Why We’re Going to North Korea

24 Apr

Edit: This was originally written a few weeks ago before we got stuck behind the Chinese firewall. Since then, we’ve made the trip successfully and have a lot to share with you.


What? You’re going to North Korea? For reals?

Those are the questions that everyone asks when they hear we are going to visit NK as part of our trip around the world. After confirming that yes indeed we are going, the responses usually fall into two categories:
There’s no way in hell I’d do that.
I didn’t know you could go. Tell me more!

For those of you in the camp of option 2, this one’s for you.

I’ve always been fascinated with North Korea. As an American, we obviously hear things about NK that are biased and part propaganda (see: axis of evil). And we all know that NK leadership has perpetuated lies and stories about the US that are untrue. The NK government has created a mindset in its citizens that is so communistic and unique that isn’t to be found anywhere else in the world. In short, it’s the opposite of America.

For anyone who’s googled images of NK, you see some of the more interesting pictures in the world. The Ryugyong hotel. Wide open streets in Pyongyang with not a single car driving in it. The world’s deepest subway. The mass games. Those are some of the things we hope to see while we are there. We also planned to visit during the 100th birthday celebration of Kim Il Sung (April 15, 2012). I just found out that tourists won’t be able to witness one of those iconic communist military parades of tanks and rockets rolling down the street, but there will be plenty of other cool things to see. In addition, the NK government has announced they will be launching a “satellite” on the 15th, which will be pretty exciting as well.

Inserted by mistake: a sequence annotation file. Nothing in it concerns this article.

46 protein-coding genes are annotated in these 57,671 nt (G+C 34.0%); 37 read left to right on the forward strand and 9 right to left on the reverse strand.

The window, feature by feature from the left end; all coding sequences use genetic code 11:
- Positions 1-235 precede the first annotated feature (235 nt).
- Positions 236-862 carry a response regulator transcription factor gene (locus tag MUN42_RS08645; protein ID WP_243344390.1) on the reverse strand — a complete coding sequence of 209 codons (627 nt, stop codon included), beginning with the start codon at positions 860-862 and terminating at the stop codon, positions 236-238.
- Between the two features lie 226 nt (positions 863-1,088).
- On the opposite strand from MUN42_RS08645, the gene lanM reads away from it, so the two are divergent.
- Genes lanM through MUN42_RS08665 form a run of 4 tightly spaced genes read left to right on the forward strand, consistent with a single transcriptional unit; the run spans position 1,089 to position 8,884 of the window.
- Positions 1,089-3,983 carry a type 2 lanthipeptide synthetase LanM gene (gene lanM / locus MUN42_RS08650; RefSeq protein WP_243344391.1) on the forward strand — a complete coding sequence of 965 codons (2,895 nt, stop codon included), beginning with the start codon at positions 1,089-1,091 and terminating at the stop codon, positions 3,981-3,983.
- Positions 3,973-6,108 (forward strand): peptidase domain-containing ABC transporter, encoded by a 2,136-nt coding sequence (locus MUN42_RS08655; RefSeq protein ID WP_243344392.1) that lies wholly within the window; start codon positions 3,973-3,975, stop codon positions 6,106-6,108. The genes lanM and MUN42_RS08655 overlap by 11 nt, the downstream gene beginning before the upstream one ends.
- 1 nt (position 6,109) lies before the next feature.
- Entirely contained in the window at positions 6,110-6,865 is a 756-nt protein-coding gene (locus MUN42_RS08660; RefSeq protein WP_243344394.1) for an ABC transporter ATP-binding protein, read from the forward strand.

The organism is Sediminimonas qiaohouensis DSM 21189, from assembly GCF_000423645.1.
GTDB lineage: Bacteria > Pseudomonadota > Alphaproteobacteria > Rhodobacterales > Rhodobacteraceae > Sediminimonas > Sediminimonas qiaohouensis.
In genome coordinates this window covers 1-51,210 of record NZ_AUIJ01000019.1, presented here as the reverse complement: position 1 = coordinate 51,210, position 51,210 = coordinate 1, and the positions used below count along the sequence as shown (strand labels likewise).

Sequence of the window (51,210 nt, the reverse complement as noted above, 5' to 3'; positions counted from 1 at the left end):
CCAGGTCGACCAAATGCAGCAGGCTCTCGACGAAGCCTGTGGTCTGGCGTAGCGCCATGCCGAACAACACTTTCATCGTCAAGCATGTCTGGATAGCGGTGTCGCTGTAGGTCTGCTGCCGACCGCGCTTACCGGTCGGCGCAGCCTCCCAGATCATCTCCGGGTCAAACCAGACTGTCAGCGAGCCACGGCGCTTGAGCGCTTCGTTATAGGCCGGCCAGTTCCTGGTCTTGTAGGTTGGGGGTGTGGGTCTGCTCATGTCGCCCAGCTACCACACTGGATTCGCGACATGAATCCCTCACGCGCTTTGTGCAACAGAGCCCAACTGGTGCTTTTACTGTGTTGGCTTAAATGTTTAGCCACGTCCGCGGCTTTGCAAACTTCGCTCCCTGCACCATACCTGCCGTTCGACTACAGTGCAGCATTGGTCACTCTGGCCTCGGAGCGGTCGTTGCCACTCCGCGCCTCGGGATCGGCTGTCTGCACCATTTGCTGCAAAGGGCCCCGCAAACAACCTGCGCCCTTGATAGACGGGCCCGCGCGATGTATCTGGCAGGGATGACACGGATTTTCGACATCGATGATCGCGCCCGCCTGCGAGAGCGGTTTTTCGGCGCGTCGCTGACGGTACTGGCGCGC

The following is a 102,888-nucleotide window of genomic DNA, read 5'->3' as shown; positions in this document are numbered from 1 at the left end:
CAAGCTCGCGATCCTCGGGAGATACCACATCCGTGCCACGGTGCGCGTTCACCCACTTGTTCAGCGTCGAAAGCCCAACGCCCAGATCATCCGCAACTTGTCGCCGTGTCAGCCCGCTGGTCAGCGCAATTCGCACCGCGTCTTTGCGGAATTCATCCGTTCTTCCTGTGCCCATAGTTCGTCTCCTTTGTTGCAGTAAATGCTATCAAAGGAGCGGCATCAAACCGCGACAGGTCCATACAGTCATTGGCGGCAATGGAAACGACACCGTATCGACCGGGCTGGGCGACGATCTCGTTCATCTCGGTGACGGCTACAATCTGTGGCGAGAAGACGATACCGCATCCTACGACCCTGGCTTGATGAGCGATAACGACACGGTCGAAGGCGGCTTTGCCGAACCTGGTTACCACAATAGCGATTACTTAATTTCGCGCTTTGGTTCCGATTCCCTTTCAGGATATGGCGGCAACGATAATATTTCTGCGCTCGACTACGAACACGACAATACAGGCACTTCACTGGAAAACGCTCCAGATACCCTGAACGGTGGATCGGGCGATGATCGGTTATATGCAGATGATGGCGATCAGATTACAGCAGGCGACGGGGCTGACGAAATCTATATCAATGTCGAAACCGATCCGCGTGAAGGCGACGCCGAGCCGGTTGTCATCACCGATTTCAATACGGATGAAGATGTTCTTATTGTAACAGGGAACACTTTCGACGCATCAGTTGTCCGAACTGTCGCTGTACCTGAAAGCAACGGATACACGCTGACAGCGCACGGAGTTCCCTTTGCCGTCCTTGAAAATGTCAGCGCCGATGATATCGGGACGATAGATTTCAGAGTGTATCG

I started doing research on NK several years ago on a whim. I stumbled on the koryo tours website and was hooked. After many emails back and forth with their tour guides and management, I was satisfied that not only were their tours safe and legit, they were safe for Americans. All of their tours are tightly controlled and tour guides are with you 24/7; you can’t even leave the hotel for a walk in the evening. Koryo has been running tours from Beijing to NK for decades, and they have taken several hundred Americans over the years without incident. Jeannie and I are going to be two more on the exclusive list of Americans who have visited Pyongyang (by choice). And if we happen to get stuck for some reason, there’s always Bill Clinton to bail us out (see: Laura Ling).


One Response to “Why We’re Going to North Korea”

  1. Rosalyn April 26, 2012 at 8:15 AM #

    I admire your intellectual curiosity, interest in all peoples of the world and your thorough planning.

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